Autonomous mobility for blind and visually impaired people in the urban space through audio-tactile navigation (TERRAIN)

  • Project team:

    Weinberger, Nora (Project leader); Markus Winkelmann; N.N.

  • Funding:


  • Start date:


  • End date:


  • Project partners:

    iXpoint Informationssysteme GmbH (consortium head); KIT, Institute for Anthropomatics and Robotics; KIT, Study Centre for the Visually Impaired; F. H. Papenmeier GmbH & Co. KG

  • Research group:

    Life, Innovation, Health, and Technology

Project description

Due to the partial or complete loss of vision, blind and visually impaired people have to meet two challenges: first, the free movement through space and transport (navigation), and second, the knowledge of the spatial issues and their walkable ways. Reasons for this are their problems with the perception of obstacles and landmarks that are crucial for creating mental maps and the determination of their own location. This can lead to a decreased range of motion and restricted mobility and finally result in social isolation. Three out of ten visually impaired never go outside without a (seeing) accompanying person, among the elderly the proportion is even higher: two out of three people no longer leave their home at all.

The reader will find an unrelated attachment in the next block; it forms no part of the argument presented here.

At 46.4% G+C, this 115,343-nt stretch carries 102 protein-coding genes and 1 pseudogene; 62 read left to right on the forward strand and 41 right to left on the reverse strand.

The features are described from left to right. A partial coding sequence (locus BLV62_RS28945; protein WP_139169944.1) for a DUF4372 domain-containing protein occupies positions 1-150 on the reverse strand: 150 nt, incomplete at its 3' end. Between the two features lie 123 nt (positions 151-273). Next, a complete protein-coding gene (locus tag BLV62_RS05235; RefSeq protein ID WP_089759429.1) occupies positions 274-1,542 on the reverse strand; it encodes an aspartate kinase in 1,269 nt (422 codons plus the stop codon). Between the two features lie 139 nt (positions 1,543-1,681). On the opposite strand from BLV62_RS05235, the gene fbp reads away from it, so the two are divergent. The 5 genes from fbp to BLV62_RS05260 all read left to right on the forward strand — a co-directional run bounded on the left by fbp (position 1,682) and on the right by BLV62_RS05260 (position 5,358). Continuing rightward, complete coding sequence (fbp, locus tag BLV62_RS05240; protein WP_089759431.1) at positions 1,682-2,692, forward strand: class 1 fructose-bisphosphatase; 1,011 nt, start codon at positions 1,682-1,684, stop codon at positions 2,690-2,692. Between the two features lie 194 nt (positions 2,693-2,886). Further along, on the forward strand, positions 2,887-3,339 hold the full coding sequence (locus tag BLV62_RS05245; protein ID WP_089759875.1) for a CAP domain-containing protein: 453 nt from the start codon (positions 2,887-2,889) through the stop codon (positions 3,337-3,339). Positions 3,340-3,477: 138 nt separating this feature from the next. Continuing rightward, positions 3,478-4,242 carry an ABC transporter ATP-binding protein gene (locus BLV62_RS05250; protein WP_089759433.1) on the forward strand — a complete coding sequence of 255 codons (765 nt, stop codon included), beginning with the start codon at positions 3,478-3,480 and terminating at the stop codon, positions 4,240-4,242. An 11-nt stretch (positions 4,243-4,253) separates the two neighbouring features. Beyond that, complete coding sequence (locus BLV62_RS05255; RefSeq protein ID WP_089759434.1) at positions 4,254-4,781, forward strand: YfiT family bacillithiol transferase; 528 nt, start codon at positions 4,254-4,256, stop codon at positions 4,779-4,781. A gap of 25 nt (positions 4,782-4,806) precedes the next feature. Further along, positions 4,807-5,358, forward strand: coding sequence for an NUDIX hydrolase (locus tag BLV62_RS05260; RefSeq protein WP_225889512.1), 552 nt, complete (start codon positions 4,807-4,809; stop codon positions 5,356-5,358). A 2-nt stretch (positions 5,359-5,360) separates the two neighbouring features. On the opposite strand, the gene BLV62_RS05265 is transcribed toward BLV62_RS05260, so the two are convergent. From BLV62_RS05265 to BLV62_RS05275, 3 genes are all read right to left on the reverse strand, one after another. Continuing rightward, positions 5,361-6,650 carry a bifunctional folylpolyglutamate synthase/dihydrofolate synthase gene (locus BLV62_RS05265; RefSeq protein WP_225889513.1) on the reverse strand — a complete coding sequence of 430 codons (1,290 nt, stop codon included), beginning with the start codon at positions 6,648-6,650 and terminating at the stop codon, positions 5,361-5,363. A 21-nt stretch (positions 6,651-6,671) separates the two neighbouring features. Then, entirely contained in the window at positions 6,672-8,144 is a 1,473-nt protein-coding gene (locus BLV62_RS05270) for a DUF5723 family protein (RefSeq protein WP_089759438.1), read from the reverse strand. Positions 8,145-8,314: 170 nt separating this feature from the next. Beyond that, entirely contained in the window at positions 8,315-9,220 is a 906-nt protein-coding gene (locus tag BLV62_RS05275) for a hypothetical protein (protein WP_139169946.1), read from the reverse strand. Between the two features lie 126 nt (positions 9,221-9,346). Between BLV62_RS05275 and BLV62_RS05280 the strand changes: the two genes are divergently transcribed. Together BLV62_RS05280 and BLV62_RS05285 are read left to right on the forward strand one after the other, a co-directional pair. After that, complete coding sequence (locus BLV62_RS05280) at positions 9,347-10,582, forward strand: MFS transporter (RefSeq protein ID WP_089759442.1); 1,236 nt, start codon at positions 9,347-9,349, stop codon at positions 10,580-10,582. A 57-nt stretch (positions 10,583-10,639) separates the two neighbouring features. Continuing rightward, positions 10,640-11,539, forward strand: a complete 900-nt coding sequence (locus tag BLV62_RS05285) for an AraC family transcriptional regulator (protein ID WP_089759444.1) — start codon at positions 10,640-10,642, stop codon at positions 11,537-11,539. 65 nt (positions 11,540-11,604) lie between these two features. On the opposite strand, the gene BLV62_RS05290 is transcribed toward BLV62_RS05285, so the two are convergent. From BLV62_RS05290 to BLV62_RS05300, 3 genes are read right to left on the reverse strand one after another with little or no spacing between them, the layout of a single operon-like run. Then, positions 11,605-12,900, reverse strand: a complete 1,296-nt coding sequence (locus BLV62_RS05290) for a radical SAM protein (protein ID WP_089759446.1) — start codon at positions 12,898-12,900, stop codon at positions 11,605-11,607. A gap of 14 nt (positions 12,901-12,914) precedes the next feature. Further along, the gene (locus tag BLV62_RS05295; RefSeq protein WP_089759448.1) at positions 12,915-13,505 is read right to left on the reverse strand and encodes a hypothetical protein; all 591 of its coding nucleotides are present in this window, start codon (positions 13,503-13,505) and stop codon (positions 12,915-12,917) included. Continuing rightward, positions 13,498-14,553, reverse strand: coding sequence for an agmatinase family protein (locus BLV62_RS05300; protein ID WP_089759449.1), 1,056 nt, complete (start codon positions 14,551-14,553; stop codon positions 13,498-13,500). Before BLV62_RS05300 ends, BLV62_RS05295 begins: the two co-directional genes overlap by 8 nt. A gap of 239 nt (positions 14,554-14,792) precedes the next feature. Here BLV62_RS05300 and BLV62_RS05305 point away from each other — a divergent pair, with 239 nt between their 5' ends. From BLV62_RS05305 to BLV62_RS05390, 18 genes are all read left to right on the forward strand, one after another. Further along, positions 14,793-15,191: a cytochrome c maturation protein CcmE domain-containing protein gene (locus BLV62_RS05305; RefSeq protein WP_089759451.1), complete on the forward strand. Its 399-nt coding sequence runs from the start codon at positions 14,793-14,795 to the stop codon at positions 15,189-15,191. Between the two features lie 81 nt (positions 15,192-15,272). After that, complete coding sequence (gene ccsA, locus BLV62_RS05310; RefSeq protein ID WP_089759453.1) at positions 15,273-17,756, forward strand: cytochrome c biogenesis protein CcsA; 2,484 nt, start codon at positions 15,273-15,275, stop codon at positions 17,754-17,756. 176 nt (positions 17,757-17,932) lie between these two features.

Against this background, the TERRAIN project wants to enable visually impaired people to access their individual social spaces in the neighborhood and allow for a "secured participation" in social life, i.e. an individual lifestyle and health-promoting mobility. Therefor so-called man-machine interfaces are developed which can be personally and individually adapted to the respective person. Apart from the adaptability to the current symptoms of health changes and the ease of use, it is important that these interfaces have no stigmatizing effect for those affected. By using acoustic and haptic signals, the system provides the user with an easier and more independent daily mobility and supports the autonomy of the person. The system is not so much intended to replace the white cane, but rather as an additional support for the user. Therefore, the most modern methods of image processing shall be used to display important information about their current environment to the users in real-time for a secure and independent movement in the city.

The main task of ITAS within the project consists in the development-related technology assessment of the entire process – with focus on the technical, legal, economic and particularly ethical and social aspects of the technologies used. Moreover, with the participation of citizens, not only the usage and action context of the technology is researched (e.g. the acceptance of camera usage in public places and other expectations on the TERRAIN system), but also the concerns are analyzed. ITAS also accompanies the user studies and evaluates recent findings together with an expert group that accompanies the whole process. So ITAS does not only act as an interface between man and machine, but also as an interface between affected persons, citizens, experts and the other partners of the project.

Website of project:

Press information of KIT:


Dipl.-Ing. Nora Weinberger
Karlsruhe Institute of Technology (KIT)
Institute for Technology Assessment and Systems Analysis (ITAS)
P.O. Box 3640
76021 Karlsruhe

Tel.: 0721 608-23972